By John Campbell for cfr.org

As in the United States, there is a hiatus between a president’s election and his inauguration in Nigeria. Muhammadu Buhari will be inaugurated as president of Nigeria on May 29. In the meantime, President Jonathan remains in charge, but with little prestige and insufficient credibility to take the initiative in the aftermath of his election defeat. There will be gubernatorial and local elections on April 18; rivalries are often intense at that level, and there could be considerable bloodshed.

The crowds of Buhari’s broom-waving supporters celebrating his victory over incumbent President Goodluck Jonathan were but one sign that the Nigerian people want change. But, Buhari’s election does not represent a revolution. The cooperating and competing elites who have benefitted from the current system and have run Nigeria since the restoration of civilian government in 1999 are still there and largely still in charge. They dominate Buhari’s All Progressives Congress (APC) just as they do Jonathan’s Peoples Democratic Party (PDP). Buhari, a retired general and a former military chief of state, is a member of those elites, though unlike many others, he has never enriched himself at the public’s expense.

Buhari faces the challenge of popular demands for fundamental change with few bureaucratic tools. The civil service, which played a crucial role in holding the country together during the 1967-70 civil war, is a corrupt shadow of its former self. Other national institutions, including the military, are a shambles.

Buhari has been out of office for decades and his style is something of a lone wolf. This is especially significant in Nigeria where political parties are not based on policy but rather on personality. Between now and May 29, it is to be hoped that Buhari will assemble a team with whom he can work to initiate change. On the positive side, his political allies in the just-concluded campaign include Bola Ahmed Tinubu, former governor of Lagos state, and Babatunde Raji Fashola, the current governor. Both are first rate political operatives. (Lagos is commonly regarded as the best governed state in the Federation.) He can also call on Mohammed Rabi’u Kwankwaso, the governor of Kano state. Lagos and Kano are the two largest states in the Federation.

Buhari’s two campaign themes were that he would fight corruption, which Nigerians agree is out of control, and that he would destroy Boko Haram, the radical Islamist insurgency in the northeast. He has reiterated those themes in his post-election comments. The Nigerian people will give Buhari a short honeymoon. But, they will be increasingly impatient that he start to show results. Yet, corruption and security are issues that will take decades to address. Nevertheless, there are early steps that Buhari could take to build popular confidence in his agenda.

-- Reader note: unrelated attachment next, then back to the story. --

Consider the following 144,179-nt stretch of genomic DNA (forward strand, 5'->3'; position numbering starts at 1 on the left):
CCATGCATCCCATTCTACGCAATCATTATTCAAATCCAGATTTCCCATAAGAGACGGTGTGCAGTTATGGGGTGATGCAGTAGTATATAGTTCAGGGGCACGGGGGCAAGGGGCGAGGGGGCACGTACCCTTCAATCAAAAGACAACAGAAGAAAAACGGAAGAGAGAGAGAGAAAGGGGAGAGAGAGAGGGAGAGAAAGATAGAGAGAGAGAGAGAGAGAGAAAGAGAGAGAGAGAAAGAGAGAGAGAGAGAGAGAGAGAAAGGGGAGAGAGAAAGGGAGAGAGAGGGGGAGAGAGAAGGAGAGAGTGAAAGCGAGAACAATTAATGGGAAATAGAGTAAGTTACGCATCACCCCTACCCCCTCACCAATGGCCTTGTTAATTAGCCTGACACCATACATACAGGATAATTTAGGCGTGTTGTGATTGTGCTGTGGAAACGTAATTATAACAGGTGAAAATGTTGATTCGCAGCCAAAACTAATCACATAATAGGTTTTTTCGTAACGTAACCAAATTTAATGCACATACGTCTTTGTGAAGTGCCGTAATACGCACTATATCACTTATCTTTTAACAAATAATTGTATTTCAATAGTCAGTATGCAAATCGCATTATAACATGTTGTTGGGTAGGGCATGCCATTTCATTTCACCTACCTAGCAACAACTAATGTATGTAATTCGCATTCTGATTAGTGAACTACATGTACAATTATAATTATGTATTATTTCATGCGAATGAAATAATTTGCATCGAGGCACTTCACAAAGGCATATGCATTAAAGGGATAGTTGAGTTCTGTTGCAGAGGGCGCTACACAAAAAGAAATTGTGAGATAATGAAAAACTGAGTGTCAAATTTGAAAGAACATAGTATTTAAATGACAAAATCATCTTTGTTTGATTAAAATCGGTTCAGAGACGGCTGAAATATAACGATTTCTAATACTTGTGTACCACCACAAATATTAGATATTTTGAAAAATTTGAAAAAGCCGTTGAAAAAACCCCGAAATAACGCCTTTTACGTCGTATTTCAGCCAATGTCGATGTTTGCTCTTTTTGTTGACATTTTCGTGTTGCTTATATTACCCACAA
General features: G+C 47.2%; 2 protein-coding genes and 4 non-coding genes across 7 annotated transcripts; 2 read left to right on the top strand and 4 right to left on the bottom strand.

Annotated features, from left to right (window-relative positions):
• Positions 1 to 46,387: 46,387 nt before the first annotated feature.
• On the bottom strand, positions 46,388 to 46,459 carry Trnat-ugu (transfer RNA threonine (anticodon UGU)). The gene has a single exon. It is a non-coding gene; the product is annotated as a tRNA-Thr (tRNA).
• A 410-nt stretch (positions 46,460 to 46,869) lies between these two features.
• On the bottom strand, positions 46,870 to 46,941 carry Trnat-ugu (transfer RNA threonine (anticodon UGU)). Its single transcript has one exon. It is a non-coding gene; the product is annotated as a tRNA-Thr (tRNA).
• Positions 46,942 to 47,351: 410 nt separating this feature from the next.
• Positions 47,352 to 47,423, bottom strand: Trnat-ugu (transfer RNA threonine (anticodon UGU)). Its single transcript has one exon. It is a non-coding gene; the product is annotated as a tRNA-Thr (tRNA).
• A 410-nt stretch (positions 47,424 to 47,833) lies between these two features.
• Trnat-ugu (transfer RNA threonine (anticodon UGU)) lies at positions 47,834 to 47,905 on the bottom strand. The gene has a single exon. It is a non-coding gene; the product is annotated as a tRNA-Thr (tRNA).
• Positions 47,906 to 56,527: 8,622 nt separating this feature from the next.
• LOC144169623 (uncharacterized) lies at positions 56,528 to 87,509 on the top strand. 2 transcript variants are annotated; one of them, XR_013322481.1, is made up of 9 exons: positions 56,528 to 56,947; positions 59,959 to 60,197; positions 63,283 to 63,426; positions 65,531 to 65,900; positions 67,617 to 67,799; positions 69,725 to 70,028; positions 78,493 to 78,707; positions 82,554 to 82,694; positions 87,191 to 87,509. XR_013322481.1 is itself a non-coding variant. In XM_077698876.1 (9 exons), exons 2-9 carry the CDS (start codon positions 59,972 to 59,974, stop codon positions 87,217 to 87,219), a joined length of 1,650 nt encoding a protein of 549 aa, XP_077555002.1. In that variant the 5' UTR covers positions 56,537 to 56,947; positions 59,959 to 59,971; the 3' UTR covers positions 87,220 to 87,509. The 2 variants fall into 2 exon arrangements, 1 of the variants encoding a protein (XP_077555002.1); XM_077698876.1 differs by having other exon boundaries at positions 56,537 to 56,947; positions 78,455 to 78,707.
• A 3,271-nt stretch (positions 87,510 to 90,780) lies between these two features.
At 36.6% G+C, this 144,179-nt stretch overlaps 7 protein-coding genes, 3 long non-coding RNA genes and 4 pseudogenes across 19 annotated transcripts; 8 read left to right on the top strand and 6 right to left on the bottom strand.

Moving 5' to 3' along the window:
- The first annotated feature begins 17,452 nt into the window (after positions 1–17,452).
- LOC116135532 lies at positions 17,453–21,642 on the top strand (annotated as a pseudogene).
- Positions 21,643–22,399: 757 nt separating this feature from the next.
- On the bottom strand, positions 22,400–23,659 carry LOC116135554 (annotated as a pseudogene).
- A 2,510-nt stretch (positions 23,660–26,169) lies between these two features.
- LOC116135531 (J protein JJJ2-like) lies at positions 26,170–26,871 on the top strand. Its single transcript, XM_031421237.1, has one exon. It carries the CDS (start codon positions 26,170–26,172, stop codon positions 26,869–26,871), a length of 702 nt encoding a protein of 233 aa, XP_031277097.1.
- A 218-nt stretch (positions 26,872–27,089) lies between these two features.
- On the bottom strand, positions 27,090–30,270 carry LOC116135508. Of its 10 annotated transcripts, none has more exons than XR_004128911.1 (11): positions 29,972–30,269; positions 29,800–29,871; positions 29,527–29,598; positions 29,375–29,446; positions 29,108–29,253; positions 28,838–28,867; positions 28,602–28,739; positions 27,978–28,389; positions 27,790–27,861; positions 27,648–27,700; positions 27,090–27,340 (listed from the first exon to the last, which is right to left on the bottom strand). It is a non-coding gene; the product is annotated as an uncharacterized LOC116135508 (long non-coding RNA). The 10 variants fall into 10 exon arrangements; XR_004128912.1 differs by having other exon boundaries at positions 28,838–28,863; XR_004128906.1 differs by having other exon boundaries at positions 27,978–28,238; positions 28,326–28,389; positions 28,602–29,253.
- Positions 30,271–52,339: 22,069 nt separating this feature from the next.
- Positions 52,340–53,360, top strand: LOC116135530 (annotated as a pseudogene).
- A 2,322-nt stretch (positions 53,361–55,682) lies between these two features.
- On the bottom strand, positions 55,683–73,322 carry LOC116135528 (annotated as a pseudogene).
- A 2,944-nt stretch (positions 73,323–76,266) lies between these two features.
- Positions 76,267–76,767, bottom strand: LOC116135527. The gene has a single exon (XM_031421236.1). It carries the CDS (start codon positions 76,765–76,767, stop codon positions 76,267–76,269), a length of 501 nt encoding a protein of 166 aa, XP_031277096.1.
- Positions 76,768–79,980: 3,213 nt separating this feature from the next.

After his May 29, inauguration, with respect to corruption, Buhari should move quickly to revivify existing anti-corruption institutions, especially the Economic and Financial Crimes Commission (EFCC). New and credible appointments will be necessary as well as Buhari’s visible support. Prosecution of egregious cases of corruption could start to change the current culture of impunity and signify to the public the new government’s commitment to an anti-corruption agenda. In the past, the EFCC and other anti-corruption instruments too often were subverted by the short-term political goals of the government in power. With that baggage from the past, the EFCC’s choice of whom to prosecute will be crucial to re-establishing its credibility.

With respect to destroying Boko Haram, that too will take time, given the movement’s deep roots in the marginalization and impoverishment of northern Nigeria. In the short term, President Buhari should move to shore up Nigeria’s relations with Niger and Chad, including taking the lead in the coordination of joint military activities. He should reduce Nigeria’s current use of outside mercenaries. He should end the Jonathan administration’s policy of stone walling credible claims of security service human rights abuses. If he were to investigate those claims and, where warranted, prosecute offenders, he would open the door to the possibility of closer security cooperation with the United States and the United Kingdom that up to now has been largely blocked by laws against assisting governments culpable of human rights abuses.

Originally published via cfr.org